Goldsmith, She Stoops to Conquer


Goldsmith, She Stoops to Conquer


  • Intro

    She Stoops to Conquer is a play of mistaken identities, practical jokes, and plots-within-plots. The play was first performed at Covent Garden on 15 March 1773, and its fast-paced storyline centres on the spirited Kate Hardcastle's attempts to win over the rich but socially inept young aristocrat Charles Marlow by pretending to be a barmaid. It draws on many of the conventions and character-types of Shakespearean comedy: Kate's quick-witted play-acting places her firmly in the tradition of cross-dressing heroines such as Rosalind and Viola, while the joker Tony Lumpkin has been described by one critic as ‘a mischievous Puck in 18th-century riding clothes'. The emphasis on deception, disguise and farcical confusion draws attention to the play's theatricality, but it also contains some vivid moments of psychological realism.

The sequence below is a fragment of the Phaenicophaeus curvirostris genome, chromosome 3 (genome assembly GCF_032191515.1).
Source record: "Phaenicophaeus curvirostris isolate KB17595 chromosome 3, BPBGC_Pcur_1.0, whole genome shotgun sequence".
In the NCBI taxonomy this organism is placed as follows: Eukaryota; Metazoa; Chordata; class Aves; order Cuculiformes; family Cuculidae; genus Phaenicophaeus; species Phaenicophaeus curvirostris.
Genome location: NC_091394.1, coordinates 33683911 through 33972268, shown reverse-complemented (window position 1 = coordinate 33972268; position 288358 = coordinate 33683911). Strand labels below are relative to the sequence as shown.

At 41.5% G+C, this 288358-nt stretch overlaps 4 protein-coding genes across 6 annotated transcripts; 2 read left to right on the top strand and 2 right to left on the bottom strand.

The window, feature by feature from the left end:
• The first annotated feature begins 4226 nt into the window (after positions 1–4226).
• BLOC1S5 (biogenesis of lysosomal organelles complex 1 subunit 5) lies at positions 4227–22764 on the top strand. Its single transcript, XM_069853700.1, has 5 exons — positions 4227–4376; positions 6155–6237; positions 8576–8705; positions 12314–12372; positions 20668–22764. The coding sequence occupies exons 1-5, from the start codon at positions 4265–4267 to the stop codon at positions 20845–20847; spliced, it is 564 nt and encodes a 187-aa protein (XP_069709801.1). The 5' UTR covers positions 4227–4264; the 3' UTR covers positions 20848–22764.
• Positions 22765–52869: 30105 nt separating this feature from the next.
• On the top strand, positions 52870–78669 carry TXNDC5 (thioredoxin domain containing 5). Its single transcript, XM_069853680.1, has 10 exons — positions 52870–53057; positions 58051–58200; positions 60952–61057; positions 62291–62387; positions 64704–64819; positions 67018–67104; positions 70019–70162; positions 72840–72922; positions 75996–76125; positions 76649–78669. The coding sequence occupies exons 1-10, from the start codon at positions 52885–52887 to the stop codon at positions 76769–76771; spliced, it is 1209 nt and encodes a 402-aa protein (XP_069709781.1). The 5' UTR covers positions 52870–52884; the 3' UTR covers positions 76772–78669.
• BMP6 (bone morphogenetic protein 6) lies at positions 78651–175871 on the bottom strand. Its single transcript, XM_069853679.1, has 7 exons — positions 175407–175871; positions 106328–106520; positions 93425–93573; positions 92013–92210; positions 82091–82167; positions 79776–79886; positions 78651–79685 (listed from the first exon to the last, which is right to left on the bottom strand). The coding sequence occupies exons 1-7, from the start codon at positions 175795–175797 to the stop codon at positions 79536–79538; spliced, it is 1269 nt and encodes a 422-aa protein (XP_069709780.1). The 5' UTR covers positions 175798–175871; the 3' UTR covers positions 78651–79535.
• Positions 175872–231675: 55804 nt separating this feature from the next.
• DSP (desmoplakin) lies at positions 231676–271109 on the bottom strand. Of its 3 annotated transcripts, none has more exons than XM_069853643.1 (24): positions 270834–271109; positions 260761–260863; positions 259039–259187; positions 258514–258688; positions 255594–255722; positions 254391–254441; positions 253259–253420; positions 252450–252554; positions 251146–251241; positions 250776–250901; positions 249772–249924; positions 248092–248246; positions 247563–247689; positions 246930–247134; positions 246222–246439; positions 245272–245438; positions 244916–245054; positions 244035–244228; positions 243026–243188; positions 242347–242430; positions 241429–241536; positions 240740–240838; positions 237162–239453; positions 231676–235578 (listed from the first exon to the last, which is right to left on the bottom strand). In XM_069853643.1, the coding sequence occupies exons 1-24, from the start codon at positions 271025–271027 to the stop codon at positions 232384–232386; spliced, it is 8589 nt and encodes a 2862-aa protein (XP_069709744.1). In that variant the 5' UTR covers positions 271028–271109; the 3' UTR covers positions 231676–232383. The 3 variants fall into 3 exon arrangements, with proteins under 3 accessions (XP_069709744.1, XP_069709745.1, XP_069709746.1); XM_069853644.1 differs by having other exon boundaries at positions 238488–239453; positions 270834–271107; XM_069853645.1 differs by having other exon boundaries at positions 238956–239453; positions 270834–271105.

Its author, Oliver Goldsmith, was born in rural Ireland and studied in Dublin, Edinburgh and Paris before settling in London. He was best known in his own lifetime as a novelist and poet, and She Stoops to Conquer is by far his most famous play.

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